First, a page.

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The Bay State Banner
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Still no answers on BPD court overtime

Department records show officers at two places at once

Yawu Miller
Yawu Miller is the former senior editor of the Bay State Banner. He has written for the Banner since 1988.... VIEW BIO
Still no answers on BPD court overtime

In September 2020, the Banner asked the Boston Police Department why their records appeared to show officers collecting overtime for court duty while simultaneously making arrests and traffic stops sometimes miles from the nearest courthouse.

A spokesperson for BPD told the Banner at that time that the department was conducting an investigation into the instances, which appear to violate its overtime policies. Yet two years later, BPD officials have yet to disclose any results of their investigation and, as of last week, haven’t even confirmed an investigation is ongoing.

The Banner reached out to the department for comment last Wednesday and received no response. On Friday, a spokesperson for the department told the Banner the Office of Media Relations had been busy and hadn’t had time to respond to the query.

City Councilor Ricardo Arroyo, who requested the court overtime records from BPD officials in 2020, said the department’s lack of action is unacceptable.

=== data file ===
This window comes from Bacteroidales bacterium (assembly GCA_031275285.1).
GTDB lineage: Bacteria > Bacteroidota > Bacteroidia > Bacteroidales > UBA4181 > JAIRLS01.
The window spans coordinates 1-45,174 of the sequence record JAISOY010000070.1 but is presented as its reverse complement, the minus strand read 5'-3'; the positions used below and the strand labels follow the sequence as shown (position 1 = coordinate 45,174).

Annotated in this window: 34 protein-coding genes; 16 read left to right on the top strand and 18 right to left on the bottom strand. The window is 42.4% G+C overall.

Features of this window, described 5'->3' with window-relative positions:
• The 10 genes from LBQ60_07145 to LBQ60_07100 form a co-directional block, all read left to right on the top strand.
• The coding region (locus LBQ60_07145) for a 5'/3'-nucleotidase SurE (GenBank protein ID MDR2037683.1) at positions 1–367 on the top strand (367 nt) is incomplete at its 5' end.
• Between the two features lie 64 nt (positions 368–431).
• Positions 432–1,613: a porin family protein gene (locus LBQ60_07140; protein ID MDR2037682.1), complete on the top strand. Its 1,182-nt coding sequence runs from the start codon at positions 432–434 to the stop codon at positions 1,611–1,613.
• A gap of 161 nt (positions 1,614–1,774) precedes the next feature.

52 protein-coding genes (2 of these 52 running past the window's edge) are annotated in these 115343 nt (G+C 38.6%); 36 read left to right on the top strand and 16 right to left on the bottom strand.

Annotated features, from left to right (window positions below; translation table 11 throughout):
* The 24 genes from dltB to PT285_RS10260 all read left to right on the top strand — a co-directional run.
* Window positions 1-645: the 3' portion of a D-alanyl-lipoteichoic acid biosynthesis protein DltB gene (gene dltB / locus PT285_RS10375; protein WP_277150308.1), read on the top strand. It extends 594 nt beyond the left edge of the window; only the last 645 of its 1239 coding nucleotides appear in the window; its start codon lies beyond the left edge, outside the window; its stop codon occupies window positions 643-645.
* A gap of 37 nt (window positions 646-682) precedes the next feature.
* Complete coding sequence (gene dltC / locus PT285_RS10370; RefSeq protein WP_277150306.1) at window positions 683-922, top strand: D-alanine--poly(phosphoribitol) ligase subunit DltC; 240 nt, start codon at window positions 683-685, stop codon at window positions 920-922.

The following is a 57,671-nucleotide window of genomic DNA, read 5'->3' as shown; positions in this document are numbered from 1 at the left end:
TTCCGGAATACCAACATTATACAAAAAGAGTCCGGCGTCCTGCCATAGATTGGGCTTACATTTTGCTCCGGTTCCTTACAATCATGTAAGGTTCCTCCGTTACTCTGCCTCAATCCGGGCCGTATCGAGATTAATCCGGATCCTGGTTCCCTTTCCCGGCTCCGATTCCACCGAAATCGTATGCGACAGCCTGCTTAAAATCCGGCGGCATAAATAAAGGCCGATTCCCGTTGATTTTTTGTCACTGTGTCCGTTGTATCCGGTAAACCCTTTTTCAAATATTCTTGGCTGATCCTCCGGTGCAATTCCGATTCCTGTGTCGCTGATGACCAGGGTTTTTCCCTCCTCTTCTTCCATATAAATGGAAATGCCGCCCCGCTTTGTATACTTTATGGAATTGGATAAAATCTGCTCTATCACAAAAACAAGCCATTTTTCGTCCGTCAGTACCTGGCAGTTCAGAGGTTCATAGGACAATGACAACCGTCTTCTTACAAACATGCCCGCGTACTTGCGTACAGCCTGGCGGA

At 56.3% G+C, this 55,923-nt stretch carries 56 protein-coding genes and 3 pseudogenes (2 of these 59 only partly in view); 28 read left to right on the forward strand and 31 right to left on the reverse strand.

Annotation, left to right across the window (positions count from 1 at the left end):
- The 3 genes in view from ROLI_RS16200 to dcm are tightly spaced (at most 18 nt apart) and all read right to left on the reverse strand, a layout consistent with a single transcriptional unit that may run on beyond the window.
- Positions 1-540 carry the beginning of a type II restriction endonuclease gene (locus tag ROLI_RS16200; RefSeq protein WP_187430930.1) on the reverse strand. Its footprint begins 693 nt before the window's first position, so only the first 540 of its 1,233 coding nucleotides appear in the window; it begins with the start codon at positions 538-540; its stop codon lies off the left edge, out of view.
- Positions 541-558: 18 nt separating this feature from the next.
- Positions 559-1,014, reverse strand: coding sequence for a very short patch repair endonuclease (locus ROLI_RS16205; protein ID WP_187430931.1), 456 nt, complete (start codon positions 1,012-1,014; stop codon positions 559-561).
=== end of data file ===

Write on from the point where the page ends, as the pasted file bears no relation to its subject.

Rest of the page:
“It should not take over two years to verify whether individuals were in two places at once,” he said. “Our officers deserve a process that is conducted in a timely manner and the public deserves findings. Failure to provide them in a timely manner unnecessarily contributes to harming the public trust in our police department. I hope they release their findings to the public soon.”

Combing through BPD overtime records in 2020, the Woke Windows Project, an organization that investigates allegations of police misconduct, found multiple instances in records obtained by Arroyo that spanned from 2016 to 2019. Police officers are entitled to overtime pay at the rate of time-and-a-half when they make court appearances while not on duty. Commonly, officers who work nights collect such pay when called into court to testify or present evidence.

Officers receive a minimum of four hours overtime, even in instances where an officer drops off a packet of evidence and leaves the courthouse immediately thereafter. The records Woke Windows compiled were of officers who claimed more than four hours and either made an arrest, a traffic stop or engaged in a field investigation observation report (FIO) at some point past the four-hour mark in the claimed overtime.

The Banner further eliminated instances in which officers conducted FIOs or arrests inside or in the immediate vicinity of a courthouse, and still counted 126 cases where officers appeared in BPD records to be on duty while collecting court overtime.

In recent years, BPD officers have been disciplined for collecting overtime in instances where they were either not required to work overtime or not eligible for such pay. Ten Boston police officers were disciplined after the department in 2011 conducted an internal audit that found more than 300 instances of questionable court overtime filings by members of the Drug Unit. A 2012 Boston Globe analysis found that over a two-year period, BPD officers had collected more than 400 hours of overtime pay for appearances that were not requested by prosecutors.

Such misconduct is widely regarded as theft of public resources.

Over the last two years, city councilors have zeroed in on BPD’s growing overtime. The department regularly overspends its overtime budget and even did so in 2020, despite declining crime rates and the absence that year during the pandemic of parades and special events such as First Night that normally drive overtime spending.

Boston Police Department, BPD overtime